By Brady Henderson
It was nearly 15 minutes into his conversation with “Brock and Salk” on Monday before Pete Carroll mentioned Russell Wilson. The manner in which the Seahawks lost to Miami the day before and the potential suspensions to their top two cornerbacks overshadowed what their quarterback had done.
But even with those other stories, the fact that Wilson wasn’t a leading topic is a testament to the progress he’s made during his rookie season and how well he’s played over the last four games specifically. Performances like the one Wilson turned in against the Dolphins, as stellar as it was, are becoming less the exception and more the expectation.
Still, this one deserves a closer look.
Wilson’s raw numbers alone were impressive enough. He completed 21 of 27 attempts for 224 yards, two touchdowns and no interceptions. The 21 completions (second), 224 yards (third) and 77.8 percent completion rate (first) were among his best efforts of the season.
At one point he completed 16 consecutive passes, setting an NFL rookie record while falling one shy of Warren Moon’s franchise record. The incompletion that broke that streak was a well-placed, over-the-shoulder throw that Doug Baldwin could have caught.
Wilson made plays with his legs, too. He finished with a season-high 38 yards on five carries, including one that went for 20 yards. One one play, he spun to avoid pressure then rolled to his left and delivered an accurate, across-the-body throw to Sidney Rice for a 26-yard gain. On his first touchdown pass, he avoided two pass-rushers before escaping the pocket and finding Anthony McCoy in the corner of the end zone.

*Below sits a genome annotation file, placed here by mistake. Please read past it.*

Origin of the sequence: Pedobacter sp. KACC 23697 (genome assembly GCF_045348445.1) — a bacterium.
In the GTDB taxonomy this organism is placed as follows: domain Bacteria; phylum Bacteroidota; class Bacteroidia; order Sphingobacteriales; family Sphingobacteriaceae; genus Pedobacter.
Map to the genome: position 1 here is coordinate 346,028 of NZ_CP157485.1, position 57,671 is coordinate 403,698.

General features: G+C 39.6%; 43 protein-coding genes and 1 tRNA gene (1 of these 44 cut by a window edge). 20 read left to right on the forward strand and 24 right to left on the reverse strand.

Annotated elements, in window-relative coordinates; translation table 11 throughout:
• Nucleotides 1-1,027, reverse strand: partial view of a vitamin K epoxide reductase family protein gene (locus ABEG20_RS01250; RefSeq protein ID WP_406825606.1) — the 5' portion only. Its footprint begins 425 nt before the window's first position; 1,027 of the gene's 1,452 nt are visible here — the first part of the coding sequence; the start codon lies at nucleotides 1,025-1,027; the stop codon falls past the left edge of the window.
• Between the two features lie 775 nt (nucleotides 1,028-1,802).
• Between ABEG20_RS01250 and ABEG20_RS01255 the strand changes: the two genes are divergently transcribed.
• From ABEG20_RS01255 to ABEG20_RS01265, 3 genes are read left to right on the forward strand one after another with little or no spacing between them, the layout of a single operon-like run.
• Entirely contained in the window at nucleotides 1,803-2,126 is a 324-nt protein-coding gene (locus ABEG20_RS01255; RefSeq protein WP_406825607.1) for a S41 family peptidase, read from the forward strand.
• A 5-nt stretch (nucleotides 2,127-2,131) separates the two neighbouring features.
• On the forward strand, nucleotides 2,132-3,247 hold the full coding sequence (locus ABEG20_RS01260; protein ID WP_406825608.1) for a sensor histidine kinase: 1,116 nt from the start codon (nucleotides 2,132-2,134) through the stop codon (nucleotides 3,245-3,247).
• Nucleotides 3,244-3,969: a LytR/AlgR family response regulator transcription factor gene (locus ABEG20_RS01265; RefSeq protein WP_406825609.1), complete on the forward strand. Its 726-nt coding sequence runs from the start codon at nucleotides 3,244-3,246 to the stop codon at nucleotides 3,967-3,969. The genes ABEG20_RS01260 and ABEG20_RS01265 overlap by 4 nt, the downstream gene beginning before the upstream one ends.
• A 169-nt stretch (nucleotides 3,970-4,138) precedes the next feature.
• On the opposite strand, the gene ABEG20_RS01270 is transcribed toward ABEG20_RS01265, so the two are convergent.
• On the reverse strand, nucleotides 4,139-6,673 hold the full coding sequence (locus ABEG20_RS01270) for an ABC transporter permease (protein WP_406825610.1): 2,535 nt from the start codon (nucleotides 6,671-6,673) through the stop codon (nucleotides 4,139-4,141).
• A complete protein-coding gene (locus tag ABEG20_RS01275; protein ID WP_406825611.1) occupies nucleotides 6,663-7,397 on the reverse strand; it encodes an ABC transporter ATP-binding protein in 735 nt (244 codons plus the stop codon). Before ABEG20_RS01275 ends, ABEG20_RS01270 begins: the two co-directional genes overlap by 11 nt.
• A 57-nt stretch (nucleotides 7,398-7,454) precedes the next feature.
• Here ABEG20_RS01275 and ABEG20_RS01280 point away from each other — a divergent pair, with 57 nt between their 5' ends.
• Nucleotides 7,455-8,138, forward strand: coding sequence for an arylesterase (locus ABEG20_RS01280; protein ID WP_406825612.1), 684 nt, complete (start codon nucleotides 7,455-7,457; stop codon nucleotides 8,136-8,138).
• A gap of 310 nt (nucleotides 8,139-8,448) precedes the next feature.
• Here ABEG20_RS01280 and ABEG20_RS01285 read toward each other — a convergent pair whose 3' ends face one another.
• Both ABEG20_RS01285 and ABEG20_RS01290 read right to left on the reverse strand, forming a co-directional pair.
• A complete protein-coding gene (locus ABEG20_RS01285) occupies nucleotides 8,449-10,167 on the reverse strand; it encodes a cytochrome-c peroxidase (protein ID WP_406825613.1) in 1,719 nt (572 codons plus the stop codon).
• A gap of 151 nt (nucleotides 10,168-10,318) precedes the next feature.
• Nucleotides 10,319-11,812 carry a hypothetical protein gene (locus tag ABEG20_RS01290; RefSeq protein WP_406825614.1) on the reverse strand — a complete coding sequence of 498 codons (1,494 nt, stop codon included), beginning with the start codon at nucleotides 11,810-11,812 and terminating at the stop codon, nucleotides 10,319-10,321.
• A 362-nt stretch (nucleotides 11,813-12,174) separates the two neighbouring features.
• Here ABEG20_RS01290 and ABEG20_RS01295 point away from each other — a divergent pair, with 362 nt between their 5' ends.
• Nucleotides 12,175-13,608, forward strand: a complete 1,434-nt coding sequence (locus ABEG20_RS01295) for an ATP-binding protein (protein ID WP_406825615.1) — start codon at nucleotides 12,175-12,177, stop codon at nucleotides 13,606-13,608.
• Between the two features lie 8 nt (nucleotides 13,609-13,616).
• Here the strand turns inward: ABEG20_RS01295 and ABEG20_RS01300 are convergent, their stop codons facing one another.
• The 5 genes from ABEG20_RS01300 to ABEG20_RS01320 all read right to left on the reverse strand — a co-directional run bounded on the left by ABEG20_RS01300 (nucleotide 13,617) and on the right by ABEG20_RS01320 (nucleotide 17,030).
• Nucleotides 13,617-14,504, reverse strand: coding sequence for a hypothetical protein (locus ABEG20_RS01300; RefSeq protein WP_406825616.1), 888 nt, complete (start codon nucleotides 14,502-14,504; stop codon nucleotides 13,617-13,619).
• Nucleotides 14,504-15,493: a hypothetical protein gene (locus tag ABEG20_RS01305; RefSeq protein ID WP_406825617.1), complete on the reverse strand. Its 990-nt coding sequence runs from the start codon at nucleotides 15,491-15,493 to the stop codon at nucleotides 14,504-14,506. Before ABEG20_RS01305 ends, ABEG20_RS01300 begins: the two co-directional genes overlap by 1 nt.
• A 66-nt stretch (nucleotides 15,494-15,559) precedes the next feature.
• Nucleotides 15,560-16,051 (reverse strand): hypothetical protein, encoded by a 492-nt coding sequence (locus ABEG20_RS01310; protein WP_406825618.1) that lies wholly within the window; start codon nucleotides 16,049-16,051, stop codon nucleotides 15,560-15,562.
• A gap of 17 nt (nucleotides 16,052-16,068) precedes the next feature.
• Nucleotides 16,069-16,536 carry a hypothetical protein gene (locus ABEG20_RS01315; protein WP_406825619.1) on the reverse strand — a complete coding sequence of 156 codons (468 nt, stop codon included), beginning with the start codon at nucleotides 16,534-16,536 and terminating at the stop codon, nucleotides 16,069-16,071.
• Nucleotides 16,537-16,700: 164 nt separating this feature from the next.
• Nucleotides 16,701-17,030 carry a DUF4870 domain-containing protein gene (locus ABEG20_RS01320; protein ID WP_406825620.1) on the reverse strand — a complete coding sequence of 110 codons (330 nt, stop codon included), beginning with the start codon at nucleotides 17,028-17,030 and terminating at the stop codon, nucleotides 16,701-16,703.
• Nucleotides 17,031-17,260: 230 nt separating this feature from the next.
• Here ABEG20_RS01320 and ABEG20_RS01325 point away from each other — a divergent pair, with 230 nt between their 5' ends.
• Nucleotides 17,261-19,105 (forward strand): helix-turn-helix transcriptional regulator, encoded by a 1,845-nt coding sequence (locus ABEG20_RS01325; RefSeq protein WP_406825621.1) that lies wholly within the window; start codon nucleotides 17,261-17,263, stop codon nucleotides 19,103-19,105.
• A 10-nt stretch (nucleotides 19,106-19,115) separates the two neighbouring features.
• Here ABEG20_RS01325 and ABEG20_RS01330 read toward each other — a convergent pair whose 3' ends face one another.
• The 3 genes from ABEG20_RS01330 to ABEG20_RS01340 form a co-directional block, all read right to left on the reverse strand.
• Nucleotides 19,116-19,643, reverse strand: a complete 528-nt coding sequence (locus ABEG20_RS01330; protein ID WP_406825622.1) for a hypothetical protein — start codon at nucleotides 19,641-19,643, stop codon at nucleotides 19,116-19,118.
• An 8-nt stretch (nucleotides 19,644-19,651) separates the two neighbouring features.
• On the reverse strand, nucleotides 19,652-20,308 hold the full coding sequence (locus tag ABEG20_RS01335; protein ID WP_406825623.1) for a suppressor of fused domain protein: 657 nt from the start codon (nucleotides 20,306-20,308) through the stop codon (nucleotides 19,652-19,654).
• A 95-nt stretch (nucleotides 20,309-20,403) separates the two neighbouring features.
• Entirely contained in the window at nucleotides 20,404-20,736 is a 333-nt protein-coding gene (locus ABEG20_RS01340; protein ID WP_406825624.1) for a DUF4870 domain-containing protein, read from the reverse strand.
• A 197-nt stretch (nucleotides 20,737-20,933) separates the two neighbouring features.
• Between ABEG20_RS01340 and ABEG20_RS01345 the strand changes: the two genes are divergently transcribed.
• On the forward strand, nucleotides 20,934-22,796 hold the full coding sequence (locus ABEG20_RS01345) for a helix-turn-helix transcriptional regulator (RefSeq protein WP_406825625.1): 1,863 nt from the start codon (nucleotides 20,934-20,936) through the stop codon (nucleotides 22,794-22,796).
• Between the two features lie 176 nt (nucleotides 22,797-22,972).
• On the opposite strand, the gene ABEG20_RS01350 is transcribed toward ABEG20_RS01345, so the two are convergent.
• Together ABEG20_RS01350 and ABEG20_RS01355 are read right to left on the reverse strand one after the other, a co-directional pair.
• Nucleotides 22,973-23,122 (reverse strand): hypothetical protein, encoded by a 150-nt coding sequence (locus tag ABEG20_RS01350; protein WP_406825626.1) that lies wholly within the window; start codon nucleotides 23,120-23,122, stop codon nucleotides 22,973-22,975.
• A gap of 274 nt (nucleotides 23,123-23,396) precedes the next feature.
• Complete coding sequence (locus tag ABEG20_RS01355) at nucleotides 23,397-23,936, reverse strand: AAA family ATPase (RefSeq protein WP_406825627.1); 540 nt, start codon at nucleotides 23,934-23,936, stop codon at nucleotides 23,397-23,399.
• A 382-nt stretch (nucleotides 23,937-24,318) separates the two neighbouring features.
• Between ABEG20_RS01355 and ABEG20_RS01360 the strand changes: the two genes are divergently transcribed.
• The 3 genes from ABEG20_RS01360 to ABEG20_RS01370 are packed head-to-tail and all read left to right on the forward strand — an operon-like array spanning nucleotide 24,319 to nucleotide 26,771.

He did it all despite a running game that uncharacteristically struggled.
“He did a great job yesterday to give us a chance to be in that football game, not just the consecutive balls that he completed but just the way he created and made things available to us,” Carroll said.
That should ease some of the doubts about Wilson’s effectiveness on the road, where he had previously thrown all eight of his interceptions and only four of his 15 touchdown passes. Those numbers belied what had been an upward trend for Wilson away from home.
In Seattle’s last road game, a Week 8 loss to Detroit, he set a season high with 25 completions while throwing for 236 yards, his second-highest total of the season. The week before, in a loss to San Francisco, five dropped passes drastically altered the complexion of what was statistically his worst game of the season.
“There was question about his numbers on the road. I was hoping in the back of my mind that he would [eliminate those questions], which he did yesterday. He even did more than that. I thought he played a great football game,” Carroll said.
Wilson’s totals over the last four games look like this: 74 of 105 (70.5 percent) for 821 yards, nine touchdowns and one interception. His QB rating has been north of 125 in three of those four games. It was 96.8 in the loss to Detroit.
Wilson’s struggles early in the season and the conservative approach the Seahawks were taking with him had some questioning whether Carroll’s decision to go with a rookie quarterback would mean wasting what was then considered a dominant defense. That notion is long gone.
“We’re not restricting him in any way – we haven’t been for the last month or so. We’ve really just let this thing come together,” Carroll said. “He played great at home the last couple weeks, he played terrific on the road yesterday and I think he can really do his part.
“We need to get our football team right around him and around all of us. That’s not the issue right now – I’m excited to be able to say that.”
Related audio: Wilson talks about his performance against Miami.